a McCainour administration, we wi‘ll authorize and support new exploration and production of America’s own oil and gas reserves — because we cannot outsource the solution to America’s energy problem. We can’t outsource that, we’ve gotta take care of this ourselves, again, we can do this. Every year, we aresending hundreds of billions of dollars out of the country for oil imports, much of it from OPEC, while America’s own oil and gas reserves in America are warehoused underground, they’re going unused. And take it from a gal who knows the North Slope of Alaska: we’ve got lots of both. Oil, gas, we’ve got a lot of coal, also.
And As a matter of fairness, we must assure affordable fuel for America by producing more of the trillions of dollars’ worth of our oil and
naturalgas. OnOur land and offshore, we‘ve gotta willdrill here and, we’ve gotta drill now! And that is one thing that as we travel around this nation in this campaign and we’re in these rallies you say that and it resonates because people understand then, and they start chanting “Drill, baby, drill!” They understand that we must drill here, drill now because we can do it and because of the geology of so many of the areas that they live they understand that warehoused underground are those resources.
Another essential means to energy independence is a dramatic expansion in
ourthe use of nuclearnucular energy. We’ve gotta tap into that. And In a McCainour administration, we will set this nation on a course to build 45 new nucular reactors by the year 2030. That’s a lofty goal, I know. And we wi‘ll set the goal though of 100 new plants to power the homes and factories and cities of America. This has to be tapped into also.This gotta be part of the solution! This task will be as difficult as it is necessary. We wi‘ll need to recover all the knowledge and skills that have been lost over three stagnant decades in a highly technical field like nucular. We willneed to solve complex problems of moving and storing materials that will always need that safeguarding. And We wi‘ll need to do all of these things, and do them right, and we have done as we have done great things before. We have to tap into American ingenuity and make sure that our young people are growing up understanding the benefits of nucular and our colleges are teaching that science also.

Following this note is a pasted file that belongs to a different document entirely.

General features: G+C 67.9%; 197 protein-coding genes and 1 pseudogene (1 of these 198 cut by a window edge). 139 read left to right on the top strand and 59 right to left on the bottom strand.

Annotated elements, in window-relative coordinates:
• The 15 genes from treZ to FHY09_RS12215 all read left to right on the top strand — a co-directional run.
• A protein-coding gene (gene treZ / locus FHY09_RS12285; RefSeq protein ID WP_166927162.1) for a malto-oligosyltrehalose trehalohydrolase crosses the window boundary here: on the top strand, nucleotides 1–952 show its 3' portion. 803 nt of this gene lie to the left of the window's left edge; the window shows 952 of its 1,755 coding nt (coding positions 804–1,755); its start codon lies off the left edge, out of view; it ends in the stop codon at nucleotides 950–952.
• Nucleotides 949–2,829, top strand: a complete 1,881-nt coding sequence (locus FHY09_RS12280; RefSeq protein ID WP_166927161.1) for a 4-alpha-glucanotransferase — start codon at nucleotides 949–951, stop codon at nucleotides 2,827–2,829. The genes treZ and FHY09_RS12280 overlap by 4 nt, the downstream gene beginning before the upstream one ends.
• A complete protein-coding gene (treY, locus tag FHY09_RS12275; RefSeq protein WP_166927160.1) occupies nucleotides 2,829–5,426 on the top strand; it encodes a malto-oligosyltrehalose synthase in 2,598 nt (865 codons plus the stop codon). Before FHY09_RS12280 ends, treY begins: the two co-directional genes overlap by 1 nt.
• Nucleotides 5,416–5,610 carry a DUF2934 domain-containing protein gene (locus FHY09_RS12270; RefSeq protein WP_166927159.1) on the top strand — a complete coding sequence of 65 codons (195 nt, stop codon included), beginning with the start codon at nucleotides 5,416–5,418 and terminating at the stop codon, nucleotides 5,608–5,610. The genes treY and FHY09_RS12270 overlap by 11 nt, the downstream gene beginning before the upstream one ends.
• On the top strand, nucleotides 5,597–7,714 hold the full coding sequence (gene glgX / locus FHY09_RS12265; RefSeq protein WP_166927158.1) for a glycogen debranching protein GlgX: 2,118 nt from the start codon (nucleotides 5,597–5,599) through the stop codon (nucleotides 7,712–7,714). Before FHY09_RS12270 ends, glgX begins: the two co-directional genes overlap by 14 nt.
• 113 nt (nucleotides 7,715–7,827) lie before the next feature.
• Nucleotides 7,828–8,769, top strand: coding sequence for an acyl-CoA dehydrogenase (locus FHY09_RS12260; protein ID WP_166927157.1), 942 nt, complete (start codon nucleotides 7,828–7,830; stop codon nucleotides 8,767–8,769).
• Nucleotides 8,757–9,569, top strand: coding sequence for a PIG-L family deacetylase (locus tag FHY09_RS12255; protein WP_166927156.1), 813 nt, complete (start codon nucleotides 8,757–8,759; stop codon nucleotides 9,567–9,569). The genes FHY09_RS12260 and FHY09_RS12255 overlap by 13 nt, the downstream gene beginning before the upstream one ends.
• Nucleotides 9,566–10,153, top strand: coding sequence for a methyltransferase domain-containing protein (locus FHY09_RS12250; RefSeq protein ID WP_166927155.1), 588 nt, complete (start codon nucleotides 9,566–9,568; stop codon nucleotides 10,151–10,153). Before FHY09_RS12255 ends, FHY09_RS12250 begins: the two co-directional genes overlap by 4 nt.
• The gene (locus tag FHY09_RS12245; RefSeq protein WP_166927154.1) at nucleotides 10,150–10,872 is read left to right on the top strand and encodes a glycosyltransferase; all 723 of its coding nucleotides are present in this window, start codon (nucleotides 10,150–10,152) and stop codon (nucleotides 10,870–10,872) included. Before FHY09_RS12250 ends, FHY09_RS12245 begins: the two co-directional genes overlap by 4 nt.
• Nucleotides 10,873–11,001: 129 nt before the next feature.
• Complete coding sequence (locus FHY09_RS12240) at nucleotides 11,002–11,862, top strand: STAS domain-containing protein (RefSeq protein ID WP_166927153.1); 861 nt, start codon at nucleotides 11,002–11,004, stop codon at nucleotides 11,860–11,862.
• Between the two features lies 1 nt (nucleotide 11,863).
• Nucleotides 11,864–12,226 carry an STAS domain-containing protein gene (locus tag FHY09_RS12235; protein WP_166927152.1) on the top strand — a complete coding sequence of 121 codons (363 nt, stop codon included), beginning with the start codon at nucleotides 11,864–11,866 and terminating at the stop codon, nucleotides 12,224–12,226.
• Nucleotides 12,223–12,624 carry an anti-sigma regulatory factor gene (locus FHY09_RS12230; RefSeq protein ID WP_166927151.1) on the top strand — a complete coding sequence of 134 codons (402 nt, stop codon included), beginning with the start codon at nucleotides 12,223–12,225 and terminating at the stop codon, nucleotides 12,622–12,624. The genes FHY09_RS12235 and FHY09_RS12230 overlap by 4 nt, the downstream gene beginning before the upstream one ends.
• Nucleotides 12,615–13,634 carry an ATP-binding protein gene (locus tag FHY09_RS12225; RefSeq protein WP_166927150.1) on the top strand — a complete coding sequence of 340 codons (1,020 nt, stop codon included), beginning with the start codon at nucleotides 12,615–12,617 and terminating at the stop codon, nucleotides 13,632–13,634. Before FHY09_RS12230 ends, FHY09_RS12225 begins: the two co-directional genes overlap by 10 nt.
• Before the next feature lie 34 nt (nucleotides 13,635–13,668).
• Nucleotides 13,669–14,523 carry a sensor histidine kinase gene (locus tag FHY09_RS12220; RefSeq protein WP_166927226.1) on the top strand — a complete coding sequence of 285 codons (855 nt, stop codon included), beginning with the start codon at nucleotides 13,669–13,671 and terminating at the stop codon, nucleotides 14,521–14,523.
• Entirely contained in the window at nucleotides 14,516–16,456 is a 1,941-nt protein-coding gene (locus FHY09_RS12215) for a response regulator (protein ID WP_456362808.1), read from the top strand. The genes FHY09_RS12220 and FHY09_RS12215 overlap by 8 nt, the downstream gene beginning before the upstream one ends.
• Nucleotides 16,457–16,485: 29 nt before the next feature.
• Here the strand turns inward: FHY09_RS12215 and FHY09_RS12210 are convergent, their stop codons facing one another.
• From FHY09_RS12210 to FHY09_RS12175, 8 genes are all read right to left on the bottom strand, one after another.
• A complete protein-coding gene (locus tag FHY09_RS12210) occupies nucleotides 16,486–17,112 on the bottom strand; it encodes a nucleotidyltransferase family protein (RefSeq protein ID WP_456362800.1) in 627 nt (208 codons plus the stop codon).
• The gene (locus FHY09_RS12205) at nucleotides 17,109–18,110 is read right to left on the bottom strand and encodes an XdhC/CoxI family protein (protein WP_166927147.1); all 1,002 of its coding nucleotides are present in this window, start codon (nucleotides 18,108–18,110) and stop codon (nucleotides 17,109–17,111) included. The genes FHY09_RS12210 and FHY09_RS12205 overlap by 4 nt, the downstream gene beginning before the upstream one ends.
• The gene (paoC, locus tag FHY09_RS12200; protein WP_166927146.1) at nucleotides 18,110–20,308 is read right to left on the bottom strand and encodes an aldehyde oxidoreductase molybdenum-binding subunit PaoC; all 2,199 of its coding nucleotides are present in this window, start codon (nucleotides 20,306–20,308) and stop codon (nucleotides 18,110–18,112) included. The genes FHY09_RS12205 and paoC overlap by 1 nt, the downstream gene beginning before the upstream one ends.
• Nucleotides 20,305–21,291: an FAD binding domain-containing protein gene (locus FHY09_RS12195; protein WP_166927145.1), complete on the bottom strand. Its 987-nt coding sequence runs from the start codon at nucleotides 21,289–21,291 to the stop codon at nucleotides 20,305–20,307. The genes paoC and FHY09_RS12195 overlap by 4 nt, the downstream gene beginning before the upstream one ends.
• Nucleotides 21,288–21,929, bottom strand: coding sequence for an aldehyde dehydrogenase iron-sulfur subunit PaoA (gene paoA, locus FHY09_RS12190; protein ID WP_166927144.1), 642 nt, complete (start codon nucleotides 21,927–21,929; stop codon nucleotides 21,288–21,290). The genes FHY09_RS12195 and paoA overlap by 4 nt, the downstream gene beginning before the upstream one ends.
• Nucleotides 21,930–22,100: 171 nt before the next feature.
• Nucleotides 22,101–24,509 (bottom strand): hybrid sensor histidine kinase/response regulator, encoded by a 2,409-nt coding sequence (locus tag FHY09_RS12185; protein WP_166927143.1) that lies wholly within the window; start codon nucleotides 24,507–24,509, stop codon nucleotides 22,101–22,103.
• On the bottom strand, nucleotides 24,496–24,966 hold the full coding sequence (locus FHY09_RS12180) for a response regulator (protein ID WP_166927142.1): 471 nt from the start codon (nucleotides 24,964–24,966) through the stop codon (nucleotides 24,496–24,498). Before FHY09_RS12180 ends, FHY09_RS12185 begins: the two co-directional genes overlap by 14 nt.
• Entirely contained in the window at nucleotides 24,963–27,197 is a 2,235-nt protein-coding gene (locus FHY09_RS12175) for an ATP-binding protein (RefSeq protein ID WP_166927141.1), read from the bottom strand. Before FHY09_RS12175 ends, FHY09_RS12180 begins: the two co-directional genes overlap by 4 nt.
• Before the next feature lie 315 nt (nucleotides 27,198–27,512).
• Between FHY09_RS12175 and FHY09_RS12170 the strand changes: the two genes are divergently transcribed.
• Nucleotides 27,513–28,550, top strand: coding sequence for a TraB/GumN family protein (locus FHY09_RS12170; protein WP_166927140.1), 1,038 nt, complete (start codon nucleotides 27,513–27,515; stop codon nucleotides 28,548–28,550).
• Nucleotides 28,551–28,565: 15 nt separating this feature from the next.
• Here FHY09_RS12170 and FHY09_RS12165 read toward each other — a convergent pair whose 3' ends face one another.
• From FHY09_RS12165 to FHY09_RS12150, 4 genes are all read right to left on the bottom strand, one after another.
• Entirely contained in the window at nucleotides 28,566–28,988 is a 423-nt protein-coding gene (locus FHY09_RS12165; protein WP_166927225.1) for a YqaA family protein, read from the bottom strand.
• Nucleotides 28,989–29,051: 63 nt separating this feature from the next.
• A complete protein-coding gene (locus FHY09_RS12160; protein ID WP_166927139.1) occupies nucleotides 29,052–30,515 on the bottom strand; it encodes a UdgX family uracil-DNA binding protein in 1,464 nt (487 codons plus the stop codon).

One of the efforts that will assist in securing our overall energy future is the development of clean-coal technology also.
Andhere we have another big disagreement with our opponents. It was just about a Lastmonth ago that Joe Biden told a voter in a ropeline but the media caught him on tape, he told a he told a voter that – and I quote— we’re not supporting clean coal. He says that clean coal’s it’s a good idea for China — but sorry, Ohio, he says Joe Biden says it’s not for you.
And That is
‘sjust nonsense, and there’s plenty more of that nonsense when um you look at it inSenator Biden’s record. He’s against drilling off our coasts, he says that’s for envital environmental reasons that he’s opposed. But he says that offshore drilling holds real promise for the island nation of Cyprus — as if the environmental safeguards of the Cypriotsthere are more rigorous than our own. And so far as he and Senator Obama are concerned, nuclearnucular power’s okay, too — but only for France and other European nations. Our opponents seem to have all sorts of solutions and ideas to meet forthe energy needs of other nations — now if only they’d focus more on what America needs.
And It is
‘sworth asking why Senators Obama and Biden are opposed to the very same production methods in America that they advocate for other nations. Nobody seems to be asking them that. Usually, the answer that we hear gotta assume based on their record and some of their comments is that they fear environmental harm from domestic production, especially in the case of offshore drilling. But there’s a big problem here, even if we take their argument on its own terms. Technology has made production far cleaner than was once was ever thought possible tiny footprints is all that is necessary now– by use of such methods as horizontal drilling, and carbon capture and storage, and enhanced recovery. Technology has come such a long way. Again, they don’t get it. They need to understand the science behind all of this today. And those cleaner, safer technologies are far likelier to be used in the United StatesU.S. and Canada than by China, India, or other developing nations. It’s here where there where they will be produced in environmentally friendly manners and protecting the workers. Much more likely here than in these developing countries.
So policies that forego domestic production don’t protect our environment. They simply accelerate and reward dirtier and more dangerous methods of production elsewhere, in countries that apply few if any environmental or workplace safeguards. While our opponents like to posture as defenders of the environment, in practice their refusal to support more domestic production does nothing more than harm
than good– it ultimately harms the environment. It doesn’t do any good.….
And As for our coal resources, let me get back to coal, America has more coal than the oil riches in all of Saudi Arabia. I don’t know if a lot of people have realized that. Burning coal cleanly is a challenge though, it’s a challenge of practical problem-solving and human ingenuity though —